K-12 Education

The DoD reported 38.8% of its service members have children, of which over half (54%) of those children are school-aged (6-18 years old). Although civilian families also relocate, the average military child moves three times as often as their civilian peers, which can exacerbate education concerns for military families. Multiple moves have been associated with some possible educational consequences such as a gap in learning, credit transfers, and graduation requirements, which might entail repeating classes.

On top of this, while military families are often able to provide some degree of input into where they’d like to relocate, they ultimately have little control over when or where they actually move, and many of these moves do not occur at national transition points (e.g., elementary to middle school/junior high). This can add an additional layer of uncertainty for military children and their families.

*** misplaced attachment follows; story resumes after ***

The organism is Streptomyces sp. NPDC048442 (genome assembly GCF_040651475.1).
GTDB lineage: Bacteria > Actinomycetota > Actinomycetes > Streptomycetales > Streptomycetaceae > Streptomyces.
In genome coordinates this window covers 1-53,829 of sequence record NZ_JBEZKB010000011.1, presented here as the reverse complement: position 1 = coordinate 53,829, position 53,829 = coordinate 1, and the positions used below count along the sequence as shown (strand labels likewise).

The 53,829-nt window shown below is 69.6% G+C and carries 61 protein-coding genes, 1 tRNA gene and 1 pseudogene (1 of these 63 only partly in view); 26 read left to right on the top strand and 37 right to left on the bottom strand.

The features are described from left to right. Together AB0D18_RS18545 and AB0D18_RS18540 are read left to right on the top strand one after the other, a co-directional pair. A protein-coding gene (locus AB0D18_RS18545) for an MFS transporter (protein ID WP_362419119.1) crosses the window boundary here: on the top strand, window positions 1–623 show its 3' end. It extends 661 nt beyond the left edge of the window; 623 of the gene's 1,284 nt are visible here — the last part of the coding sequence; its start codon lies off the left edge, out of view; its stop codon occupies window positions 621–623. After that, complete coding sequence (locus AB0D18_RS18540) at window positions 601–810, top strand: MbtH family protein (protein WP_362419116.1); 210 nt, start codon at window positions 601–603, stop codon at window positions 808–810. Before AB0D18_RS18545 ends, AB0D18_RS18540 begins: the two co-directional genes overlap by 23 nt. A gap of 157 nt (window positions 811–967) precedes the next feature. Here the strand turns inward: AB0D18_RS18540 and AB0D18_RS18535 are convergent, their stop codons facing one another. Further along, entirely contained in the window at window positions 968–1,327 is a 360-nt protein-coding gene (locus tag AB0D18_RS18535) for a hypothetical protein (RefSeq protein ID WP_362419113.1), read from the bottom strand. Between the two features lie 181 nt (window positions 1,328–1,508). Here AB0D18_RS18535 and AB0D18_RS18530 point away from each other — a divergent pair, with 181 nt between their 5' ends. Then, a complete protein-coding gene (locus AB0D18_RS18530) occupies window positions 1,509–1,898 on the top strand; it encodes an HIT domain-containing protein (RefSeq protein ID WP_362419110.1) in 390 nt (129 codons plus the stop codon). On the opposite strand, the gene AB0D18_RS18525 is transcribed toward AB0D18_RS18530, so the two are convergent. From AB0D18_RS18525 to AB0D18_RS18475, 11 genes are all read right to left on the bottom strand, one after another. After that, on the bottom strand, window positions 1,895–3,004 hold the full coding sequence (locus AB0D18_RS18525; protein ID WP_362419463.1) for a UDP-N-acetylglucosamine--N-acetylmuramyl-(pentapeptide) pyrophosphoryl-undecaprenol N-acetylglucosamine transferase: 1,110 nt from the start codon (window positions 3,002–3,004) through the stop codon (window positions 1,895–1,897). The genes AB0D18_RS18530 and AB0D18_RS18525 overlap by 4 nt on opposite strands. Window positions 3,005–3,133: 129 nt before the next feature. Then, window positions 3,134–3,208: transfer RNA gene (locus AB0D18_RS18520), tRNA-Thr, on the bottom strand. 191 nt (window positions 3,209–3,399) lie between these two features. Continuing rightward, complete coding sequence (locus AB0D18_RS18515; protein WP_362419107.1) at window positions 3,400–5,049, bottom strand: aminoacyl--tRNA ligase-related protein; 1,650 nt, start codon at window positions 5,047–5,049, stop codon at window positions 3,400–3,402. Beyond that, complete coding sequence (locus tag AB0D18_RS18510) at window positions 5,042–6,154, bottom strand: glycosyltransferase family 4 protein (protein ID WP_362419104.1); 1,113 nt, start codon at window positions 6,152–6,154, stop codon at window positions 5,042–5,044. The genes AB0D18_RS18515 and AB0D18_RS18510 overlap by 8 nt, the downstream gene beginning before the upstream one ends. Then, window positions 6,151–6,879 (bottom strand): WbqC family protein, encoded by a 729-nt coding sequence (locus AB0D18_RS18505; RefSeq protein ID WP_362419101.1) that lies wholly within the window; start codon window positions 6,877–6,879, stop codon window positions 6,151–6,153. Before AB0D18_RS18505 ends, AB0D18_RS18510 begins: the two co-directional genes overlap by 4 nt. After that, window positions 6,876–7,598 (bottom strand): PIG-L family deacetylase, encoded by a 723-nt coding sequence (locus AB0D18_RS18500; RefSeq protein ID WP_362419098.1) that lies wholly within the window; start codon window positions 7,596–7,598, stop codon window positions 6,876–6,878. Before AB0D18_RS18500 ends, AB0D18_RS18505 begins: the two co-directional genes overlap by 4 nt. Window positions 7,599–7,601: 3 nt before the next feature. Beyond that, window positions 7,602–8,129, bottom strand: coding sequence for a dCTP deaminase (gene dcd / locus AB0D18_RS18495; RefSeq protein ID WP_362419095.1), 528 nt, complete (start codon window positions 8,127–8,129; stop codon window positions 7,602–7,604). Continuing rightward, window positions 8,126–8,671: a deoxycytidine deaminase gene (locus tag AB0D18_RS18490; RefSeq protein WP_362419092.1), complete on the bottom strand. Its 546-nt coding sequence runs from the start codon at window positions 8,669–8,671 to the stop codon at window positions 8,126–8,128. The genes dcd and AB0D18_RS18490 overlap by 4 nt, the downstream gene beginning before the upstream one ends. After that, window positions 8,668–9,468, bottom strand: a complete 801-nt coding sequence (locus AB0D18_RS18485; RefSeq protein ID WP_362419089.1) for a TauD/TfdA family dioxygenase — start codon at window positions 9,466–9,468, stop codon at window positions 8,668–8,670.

Blue Star Families supports legislation that would ease education-related challenges for military children.

Recommendations

  • Make homeschooling a more accessible option for military families by expanding the Interstate Compact on Educational Opportunity for Military Children to cover children who enter the public school system after homeschooling
  • Provide high-quality online educational resources to military families who choose to homeschool their children
  • Fully fund Department of Education Impact Aid and increase funding provided via DoD Impact Aid to ensure that public schools serving military children have adequate resources